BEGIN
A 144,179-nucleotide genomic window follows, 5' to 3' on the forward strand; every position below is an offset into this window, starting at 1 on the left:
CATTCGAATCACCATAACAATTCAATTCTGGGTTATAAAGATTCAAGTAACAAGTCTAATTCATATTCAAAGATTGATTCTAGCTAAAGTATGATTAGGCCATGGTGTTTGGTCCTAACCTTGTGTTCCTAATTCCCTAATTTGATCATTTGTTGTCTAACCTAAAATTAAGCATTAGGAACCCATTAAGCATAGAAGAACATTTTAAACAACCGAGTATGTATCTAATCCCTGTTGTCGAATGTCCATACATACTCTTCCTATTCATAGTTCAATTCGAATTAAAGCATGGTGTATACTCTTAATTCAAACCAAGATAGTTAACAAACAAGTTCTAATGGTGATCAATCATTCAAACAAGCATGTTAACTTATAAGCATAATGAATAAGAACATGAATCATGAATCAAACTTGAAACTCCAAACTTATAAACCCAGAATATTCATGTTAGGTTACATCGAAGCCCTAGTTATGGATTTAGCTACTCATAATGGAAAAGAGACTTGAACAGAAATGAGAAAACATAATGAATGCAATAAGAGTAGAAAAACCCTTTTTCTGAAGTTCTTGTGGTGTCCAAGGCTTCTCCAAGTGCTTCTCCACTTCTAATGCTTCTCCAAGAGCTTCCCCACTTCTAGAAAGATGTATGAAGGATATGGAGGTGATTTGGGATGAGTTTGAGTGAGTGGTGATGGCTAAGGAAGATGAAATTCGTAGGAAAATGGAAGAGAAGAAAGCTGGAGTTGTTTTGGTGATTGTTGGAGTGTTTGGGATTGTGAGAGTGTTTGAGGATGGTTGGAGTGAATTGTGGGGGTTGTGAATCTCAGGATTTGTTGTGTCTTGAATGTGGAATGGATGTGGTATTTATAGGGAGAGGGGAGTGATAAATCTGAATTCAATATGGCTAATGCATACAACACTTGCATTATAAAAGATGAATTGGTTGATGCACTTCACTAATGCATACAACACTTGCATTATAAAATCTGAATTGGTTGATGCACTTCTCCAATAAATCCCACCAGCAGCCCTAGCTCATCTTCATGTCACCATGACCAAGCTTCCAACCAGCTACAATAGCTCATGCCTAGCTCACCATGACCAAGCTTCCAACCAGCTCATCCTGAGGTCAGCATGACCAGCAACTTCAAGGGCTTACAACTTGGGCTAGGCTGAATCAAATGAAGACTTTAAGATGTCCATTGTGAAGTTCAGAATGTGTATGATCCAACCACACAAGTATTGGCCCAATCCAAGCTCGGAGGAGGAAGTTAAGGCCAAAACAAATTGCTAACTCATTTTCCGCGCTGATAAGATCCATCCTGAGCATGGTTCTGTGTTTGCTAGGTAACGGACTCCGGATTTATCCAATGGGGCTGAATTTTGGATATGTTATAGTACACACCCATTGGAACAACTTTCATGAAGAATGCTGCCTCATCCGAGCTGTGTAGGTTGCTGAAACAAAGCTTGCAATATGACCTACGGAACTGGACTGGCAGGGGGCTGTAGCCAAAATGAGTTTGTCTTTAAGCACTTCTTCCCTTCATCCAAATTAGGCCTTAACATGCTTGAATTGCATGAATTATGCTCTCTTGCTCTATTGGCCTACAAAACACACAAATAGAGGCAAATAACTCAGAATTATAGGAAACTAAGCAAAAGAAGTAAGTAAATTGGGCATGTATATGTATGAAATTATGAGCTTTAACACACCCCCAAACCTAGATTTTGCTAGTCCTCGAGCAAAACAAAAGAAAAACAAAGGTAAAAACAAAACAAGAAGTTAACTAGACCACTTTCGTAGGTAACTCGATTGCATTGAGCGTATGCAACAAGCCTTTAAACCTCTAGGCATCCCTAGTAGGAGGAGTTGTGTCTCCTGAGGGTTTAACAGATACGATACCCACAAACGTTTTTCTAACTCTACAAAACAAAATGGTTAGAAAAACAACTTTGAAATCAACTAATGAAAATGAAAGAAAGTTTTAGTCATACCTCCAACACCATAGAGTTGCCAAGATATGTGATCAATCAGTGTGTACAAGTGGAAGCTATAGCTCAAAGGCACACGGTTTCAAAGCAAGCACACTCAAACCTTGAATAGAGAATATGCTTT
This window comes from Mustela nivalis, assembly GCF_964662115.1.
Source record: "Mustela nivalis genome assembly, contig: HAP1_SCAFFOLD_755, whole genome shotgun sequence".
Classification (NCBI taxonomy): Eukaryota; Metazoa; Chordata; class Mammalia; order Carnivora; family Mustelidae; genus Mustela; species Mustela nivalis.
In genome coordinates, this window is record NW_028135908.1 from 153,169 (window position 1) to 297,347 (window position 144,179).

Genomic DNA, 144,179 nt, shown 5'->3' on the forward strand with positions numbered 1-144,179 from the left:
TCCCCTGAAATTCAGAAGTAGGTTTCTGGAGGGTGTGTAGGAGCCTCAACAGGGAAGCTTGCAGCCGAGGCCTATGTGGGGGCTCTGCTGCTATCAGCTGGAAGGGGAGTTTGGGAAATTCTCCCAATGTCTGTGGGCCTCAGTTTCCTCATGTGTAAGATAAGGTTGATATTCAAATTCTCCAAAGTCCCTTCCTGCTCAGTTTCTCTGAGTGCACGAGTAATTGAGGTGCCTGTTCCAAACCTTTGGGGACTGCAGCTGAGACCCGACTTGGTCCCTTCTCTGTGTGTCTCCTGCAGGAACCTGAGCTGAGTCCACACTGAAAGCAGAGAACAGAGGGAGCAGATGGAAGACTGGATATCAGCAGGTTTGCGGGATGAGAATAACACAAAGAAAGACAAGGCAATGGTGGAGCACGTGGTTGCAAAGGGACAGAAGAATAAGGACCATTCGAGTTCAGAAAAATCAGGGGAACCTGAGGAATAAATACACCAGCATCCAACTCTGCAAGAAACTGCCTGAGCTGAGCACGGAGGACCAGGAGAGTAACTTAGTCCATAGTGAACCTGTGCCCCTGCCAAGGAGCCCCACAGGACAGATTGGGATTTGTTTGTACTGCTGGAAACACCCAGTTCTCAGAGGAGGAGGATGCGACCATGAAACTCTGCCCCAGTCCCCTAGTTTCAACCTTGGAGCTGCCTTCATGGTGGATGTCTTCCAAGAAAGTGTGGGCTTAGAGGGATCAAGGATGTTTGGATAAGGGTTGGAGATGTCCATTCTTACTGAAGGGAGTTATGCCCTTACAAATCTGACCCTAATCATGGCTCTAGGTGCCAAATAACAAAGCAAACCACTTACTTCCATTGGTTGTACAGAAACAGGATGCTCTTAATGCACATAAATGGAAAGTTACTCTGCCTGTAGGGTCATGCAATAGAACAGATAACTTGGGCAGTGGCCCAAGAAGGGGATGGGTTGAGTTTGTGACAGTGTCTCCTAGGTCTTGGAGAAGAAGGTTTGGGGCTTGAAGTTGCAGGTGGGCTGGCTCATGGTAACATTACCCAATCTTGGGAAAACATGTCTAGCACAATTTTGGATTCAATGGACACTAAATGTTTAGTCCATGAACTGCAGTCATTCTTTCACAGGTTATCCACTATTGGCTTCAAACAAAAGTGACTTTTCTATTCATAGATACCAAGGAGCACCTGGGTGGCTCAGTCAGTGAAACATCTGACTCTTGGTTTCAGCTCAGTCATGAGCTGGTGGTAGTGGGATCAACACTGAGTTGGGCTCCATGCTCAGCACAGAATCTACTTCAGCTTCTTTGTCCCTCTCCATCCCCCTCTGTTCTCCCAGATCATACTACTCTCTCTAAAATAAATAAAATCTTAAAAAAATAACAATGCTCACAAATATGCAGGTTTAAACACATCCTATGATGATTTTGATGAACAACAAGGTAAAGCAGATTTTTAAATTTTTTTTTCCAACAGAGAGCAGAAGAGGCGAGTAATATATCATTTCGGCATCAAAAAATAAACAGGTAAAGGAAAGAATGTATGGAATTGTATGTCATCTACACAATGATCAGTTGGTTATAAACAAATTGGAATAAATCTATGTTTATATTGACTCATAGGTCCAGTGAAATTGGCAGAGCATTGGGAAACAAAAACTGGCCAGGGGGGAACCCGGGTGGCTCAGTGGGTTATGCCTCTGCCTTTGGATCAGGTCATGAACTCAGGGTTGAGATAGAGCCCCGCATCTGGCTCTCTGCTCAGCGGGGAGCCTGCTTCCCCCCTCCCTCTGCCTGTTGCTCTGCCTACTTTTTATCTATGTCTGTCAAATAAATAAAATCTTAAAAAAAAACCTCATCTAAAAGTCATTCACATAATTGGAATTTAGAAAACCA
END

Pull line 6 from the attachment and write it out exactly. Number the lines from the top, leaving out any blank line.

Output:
In genome coordinates, this window is record NW_028135908.1 from 153,169 (window position 1) to 297,347 (window position 144,179).